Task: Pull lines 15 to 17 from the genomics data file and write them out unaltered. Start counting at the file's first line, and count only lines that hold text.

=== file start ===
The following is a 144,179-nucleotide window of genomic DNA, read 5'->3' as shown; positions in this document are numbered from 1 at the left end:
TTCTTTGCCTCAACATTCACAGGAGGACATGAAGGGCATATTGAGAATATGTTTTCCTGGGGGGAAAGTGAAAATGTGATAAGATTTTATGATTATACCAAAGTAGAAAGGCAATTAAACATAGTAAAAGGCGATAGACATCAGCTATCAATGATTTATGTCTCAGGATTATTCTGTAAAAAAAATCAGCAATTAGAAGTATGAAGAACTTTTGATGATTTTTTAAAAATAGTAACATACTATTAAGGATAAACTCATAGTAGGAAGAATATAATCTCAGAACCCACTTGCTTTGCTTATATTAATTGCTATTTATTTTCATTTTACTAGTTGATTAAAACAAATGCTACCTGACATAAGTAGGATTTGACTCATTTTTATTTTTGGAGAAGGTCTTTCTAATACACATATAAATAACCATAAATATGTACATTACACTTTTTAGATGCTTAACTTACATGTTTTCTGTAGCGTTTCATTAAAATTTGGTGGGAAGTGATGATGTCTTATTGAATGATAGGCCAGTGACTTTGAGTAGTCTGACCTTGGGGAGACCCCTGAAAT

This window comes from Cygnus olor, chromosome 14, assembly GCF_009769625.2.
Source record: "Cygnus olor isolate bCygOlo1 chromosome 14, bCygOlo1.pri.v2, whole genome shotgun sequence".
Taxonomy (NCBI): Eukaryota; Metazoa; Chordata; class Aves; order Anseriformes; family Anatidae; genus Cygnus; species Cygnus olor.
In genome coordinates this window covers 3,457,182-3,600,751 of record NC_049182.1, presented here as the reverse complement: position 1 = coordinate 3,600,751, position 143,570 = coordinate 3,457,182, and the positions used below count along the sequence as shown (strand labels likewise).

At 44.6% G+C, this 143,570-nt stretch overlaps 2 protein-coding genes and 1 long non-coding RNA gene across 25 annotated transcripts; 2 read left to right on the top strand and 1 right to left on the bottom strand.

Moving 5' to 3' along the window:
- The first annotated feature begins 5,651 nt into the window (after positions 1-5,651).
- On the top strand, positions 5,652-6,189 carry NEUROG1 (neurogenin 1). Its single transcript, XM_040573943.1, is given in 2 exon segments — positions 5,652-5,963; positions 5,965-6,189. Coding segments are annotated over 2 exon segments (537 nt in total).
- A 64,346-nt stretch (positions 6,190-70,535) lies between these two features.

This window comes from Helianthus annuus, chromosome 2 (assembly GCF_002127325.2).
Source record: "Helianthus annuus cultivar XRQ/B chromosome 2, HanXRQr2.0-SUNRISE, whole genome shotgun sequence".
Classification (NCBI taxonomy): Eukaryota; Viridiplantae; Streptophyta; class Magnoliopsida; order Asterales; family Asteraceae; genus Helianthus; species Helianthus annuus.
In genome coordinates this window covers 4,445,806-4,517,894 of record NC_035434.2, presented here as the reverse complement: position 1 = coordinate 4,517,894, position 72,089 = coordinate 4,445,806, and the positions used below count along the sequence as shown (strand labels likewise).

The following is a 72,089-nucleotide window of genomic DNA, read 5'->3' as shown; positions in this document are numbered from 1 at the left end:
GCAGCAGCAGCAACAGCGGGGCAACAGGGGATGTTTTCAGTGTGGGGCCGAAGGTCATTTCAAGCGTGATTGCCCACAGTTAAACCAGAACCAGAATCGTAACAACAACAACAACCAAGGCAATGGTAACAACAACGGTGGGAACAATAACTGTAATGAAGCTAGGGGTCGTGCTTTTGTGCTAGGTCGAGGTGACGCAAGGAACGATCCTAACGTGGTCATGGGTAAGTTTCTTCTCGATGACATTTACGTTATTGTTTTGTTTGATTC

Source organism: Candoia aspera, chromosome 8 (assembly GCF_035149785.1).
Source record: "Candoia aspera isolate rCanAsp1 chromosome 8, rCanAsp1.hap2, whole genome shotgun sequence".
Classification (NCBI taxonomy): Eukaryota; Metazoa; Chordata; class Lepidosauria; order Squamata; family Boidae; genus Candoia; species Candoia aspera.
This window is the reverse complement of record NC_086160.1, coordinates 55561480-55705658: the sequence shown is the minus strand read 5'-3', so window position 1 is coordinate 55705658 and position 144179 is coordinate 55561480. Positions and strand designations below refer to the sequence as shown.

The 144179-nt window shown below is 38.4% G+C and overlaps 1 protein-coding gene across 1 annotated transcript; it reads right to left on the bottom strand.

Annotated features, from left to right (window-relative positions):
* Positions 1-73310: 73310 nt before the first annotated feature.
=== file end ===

In genome coordinates this window covers 4,445,806-4,517,894 of record NC_035434.2, presented here as the reverse complement: position 1 = coordinate 4,517,894, position 72,089 = coordinate 4,445,806, and the positions used below count along the sequence as shown (strand labels likewise).

The following is a 72,089-nucleotide window of genomic DNA, read 5'->3' as shown; positions in this document are numbered from 1 at the left end:
GCAGCAGCAGCAACAGCGGGGCAACAGGGGATGTTTTCAGTGTGGGGCCGAAGGTCATTTCAAGCGTGATTGCCCACAGTTAAACCAGAACCAGAATCGTAACAACAACAACAACCAAGGCAATGGTAACAACAACGGTGGGAACAATAACTGTAATGAAGCTAGGGGTCGTGCTTTTGTGCTAGGTCGAGGTGACGCAAGGAACGATCCTAACGTGGTCATGGGTAAGTTTCTTCTCGATGACATTTACGTTATTGTTTTGTTTGATTC